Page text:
5 Tips to Improve Your Overhead Squat

April 22, 2015 9 Comments

There are some lifts and movements that tell a story about your body. The overhead squat is one of them.

The overhead squat (or OHS for short) can reveal so much about you; limitations that may be affecting your joints or muscles and causing you pain, the level of stability in your hip and core, particular muscle imbalances, and more. If you're anything like me, then chances are your OHS has made you supremely aware of how poor your overall body balance is.

The overhead squat is a great way to teach balance, coordination, kinesthetic awareness and core control like almost no other exercise. Even some of the most athletic and freakishly flexible athletes struggle with this movement.

It wouldn't be far fetched to say that the overhead squat is quite possibly one of the best core strength exercises in existence. It demands flexibility, strength, balance, and is an essential component of the snatch. It also happens to be an excellent measure of your core stability and control, and ultimately, your ability to generate effective and efficient athletic power.

While fairly simple  in theory, this movement is universally frustrating for beginners and they tend to experience three common obstacles:

  1. The lack of skilled instruction - usually only trainers with Olympic lifting background have the most reliable instruction
  2. A weak squat - you need a really good squat to perform a good overhead squat
  3. Starting with too much weight - it's best to start with a plastic PVC pipe or even a broom stick if you're practicing from home

To help you overcome these obstacles and improve your overhead squat, here are 5 instruction tips.

Start by focusing on your set up. Grip the bar so that when it is placed overhead it is approximately 6-8 inches above the top of your head.

Second, get active with your shoulders. Push your shoulders and the bar up as high as you can. The bar should be perfectly aligned with your heels during this time.

Third, activate your core. During this entire movement movement you are going to want to maintain as tight a core as possible.

Now that your bar is over head it's time to squat, which brings us to tip number 4; pull your hips back and down while placing your weight on your heels. If the bar remains directly over your heels as you lower into the squat then you are doing great. Do Not let the bar move forward of or behind your heels at any point of the movement.

It's important to note that your ability to drop a squat plays a critical role here. If you have poor hip mobility then this will affect your overall squat. Good news, you can get hip mobility tips here!

Our final tips is to ensure your hips reach that point below the tops of your knees, which we refer to as hitting "below parallel." To exit below parallel, push your weight into your heels and stand to full extension .

The biggest takeaways here are to maintain a tight core, the bar in line with your heels at all time and to place your weight in your heels. If you can remember these points then you are going to absolutely dominate your next overhead squat.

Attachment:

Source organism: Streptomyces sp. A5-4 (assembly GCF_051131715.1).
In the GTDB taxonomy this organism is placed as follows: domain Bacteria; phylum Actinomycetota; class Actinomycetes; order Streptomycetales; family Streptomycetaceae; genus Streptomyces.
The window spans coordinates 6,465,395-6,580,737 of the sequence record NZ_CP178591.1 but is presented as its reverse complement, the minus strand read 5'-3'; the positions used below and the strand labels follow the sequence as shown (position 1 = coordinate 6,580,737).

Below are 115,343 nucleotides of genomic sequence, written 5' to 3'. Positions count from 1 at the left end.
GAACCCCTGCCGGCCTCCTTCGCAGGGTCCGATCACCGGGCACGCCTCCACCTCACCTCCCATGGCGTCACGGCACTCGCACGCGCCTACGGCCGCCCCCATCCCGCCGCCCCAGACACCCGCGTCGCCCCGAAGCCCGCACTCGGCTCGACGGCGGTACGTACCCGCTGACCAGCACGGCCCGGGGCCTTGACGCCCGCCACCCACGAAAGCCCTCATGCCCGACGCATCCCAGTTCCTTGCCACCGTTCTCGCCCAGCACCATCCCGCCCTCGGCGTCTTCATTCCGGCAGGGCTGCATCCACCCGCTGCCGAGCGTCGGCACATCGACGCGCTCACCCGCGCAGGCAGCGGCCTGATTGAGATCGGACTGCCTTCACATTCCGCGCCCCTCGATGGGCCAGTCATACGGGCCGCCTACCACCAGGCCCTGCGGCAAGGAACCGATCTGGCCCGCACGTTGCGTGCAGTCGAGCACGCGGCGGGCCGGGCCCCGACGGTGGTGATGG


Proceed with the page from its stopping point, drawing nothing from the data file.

Tell me; what has been your biggest challenge with the overhead squat and how did you overcome it? Share in the comment section below!





9 Responses

Katlyn
Katlyn

November 10, 2015

Great article! I definitely think the overhead squat is a valuable exercise and everyone should use it, not just crossfitters. It’s one of my weakness so I try to program it in regularly. I love having my clients do it, it’s something different than the plain back squat.
http://www.katlynharris.com

Jose
Jose

November 02, 2015

For me it has been the lack of information. Once I read your article I followed your instructions and I did my first overhead squat at 95lbs. Turns out I wasn’t tightening my core and the bar was not straight with my heals. I have been working on my flexibility for the past 6 months so that wasn’t the issue. I appreciate the information. Thanks

Sandra parkes
Sandra parkes

October 30, 2015

what are dome exercises to do to build strength in arms and back for OHS

Team WOD Nation
Team WOD Nation

May 27, 2015

Hey Megan – try really engaging your core and focus putting your weight in your heels. This should help prevent you from tipping. It may take some time to build up the strength to add more weight, but you’ll be building the right muscles and less likely to injury yourself from tipping over. Keep up the awesome work!

Megan
Megan

May 21, 2015

I tend to tip forward also when doing squats with weights! :(

Team WOD Nation
Team WOD Nation

May 11, 2015

Yes, shoulder flexibility is incredibly important. We took your feedback and created a whole new post on how to improve your shoulder flexibility! Please check it out here: http://wodnationgear.com/blogs/the-whiteboard/18518212-4-exercises-to-improve-shoulder-flexibility-to-better-your-lifts-and-squats

Kati
Kati

April 29, 2015

This squat does not feel right to me. I think it’s definitely a case of improving shoulder flexibility. The bar always wants to come forward when squatting.

Juan
Juan

April 24, 2015

Just as Kim… shoulder problem… Suggestions?

Kim
Kim

April 23, 2015

You barely mentioned shoulder flexibility. I can do a decent squat but with my arms directly overhead my arms fall forward. Even with a pvc! I need to prove shoulder flexibility so some tips on that would help. Thanks.

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